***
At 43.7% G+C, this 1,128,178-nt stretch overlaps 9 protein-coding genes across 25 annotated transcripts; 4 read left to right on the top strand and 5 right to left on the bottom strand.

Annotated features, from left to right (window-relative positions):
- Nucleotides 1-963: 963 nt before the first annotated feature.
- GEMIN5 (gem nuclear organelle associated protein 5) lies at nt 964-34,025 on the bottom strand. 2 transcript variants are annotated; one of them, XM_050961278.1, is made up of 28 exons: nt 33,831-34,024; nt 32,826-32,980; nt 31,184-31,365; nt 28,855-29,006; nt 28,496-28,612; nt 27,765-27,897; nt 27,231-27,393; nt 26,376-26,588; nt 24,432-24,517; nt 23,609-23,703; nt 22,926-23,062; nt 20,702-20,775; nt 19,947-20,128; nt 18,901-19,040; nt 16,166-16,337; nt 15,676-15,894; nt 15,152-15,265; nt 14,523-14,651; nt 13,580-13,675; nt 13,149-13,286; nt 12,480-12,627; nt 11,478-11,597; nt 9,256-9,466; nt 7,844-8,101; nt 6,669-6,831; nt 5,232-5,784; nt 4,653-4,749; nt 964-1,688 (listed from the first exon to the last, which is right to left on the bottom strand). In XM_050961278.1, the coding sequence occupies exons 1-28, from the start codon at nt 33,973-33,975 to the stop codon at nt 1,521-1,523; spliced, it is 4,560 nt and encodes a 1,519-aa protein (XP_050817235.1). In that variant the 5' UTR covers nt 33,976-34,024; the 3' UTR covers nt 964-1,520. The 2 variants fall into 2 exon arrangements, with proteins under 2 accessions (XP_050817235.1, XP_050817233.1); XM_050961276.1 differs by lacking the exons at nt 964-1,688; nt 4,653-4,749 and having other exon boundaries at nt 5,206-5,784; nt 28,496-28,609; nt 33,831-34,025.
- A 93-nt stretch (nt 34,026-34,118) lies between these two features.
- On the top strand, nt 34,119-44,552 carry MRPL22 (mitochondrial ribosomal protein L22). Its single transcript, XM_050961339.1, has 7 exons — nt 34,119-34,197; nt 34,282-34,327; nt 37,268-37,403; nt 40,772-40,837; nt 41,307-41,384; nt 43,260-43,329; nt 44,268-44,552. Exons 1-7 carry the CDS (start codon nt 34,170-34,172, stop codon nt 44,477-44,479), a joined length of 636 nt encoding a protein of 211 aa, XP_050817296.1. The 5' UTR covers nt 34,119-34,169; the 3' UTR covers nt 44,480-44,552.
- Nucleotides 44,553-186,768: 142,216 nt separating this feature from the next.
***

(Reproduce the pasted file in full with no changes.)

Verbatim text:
At 43.7% G+C, this 1,128,178-nt stretch overlaps 9 protein-coding genes across 25 annotated transcripts; 4 read left to right on the top strand and 5 right to left on the bottom strand.

Annotated features, from left to right (window-relative positions):
- Nucleotides 1-963: 963 nt before the first annotated feature.
- GEMIN5 (gem nuclear organelle associated protein 5) lies at nt 964-34,025 on the bottom strand. 2 transcript variants are annotated; one of them, XM_050961278.1, is made up of 28 exons: nt 33,831-34,024; nt 32,826-32,980; nt 31,184-31,365; nt 28,855-29,006; nt 28,496-28,612; nt 27,765-27,897; nt 27,231-27,393; nt 26,376-26,588; nt 24,432-24,517; nt 23,609-23,703; nt 22,926-23,062; nt 20,702-20,775; nt 19,947-20,128; nt 18,901-19,040; nt 16,166-16,337; nt 15,676-15,894; nt 15,152-15,265; nt 14,523-14,651; nt 13,580-13,675; nt 13,149-13,286; nt 12,480-12,627; nt 11,478-11,597; nt 9,256-9,466; nt 7,844-8,101; nt 6,669-6,831; nt 5,232-5,784; nt 4,653-4,749; nt 964-1,688 (listed from the first exon to the last, which is right to left on the bottom strand). In XM_050961278.1, the coding sequence occupies exons 1-28, from the start codon at nt 33,973-33,975 to the stop codon at nt 1,521-1,523; spliced, it is 4,560 nt and encodes a 1,519-aa protein (XP_050817235.1). In that variant the 5' UTR covers nt 33,976-34,024; the 3' UTR covers nt 964-1,520. The 2 variants fall into 2 exon arrangements, with proteins under 2 accessions (XP_050817235.1, XP_050817233.1); XM_050961276.1 differs by lacking the exons at nt 964-1,688; nt 4,653-4,749 and having other exon boundaries at nt 5,206-5,784; nt 28,496-28,609; nt 33,831-34,025.
- A 93-nt stretch (nt 34,026-34,118) lies between these two features.
- On the top strand, nt 34,119-44,552 carry MRPL22 (mitochondrial ribosomal protein L22). Its single transcript, XM_050961339.1, has 7 exons — nt 34,119-34,197; nt 34,282-34,327; nt 37,268-37,403; nt 40,772-40,837; nt 41,307-41,384; nt 43,260-43,329; nt 44,268-44,552. Exons 1-7 carry the CDS (start codon nt 34,170-34,172, stop codon nt 44,477-44,479), a joined length of 636 nt encoding a protein of 211 aa, XP_050817296.1. The 5' UTR covers nt 34,119-34,169; the 3' UTR covers nt 44,480-44,552.
- Nucleotides 44,553-186,768: 142,216 nt separating this feature from the next.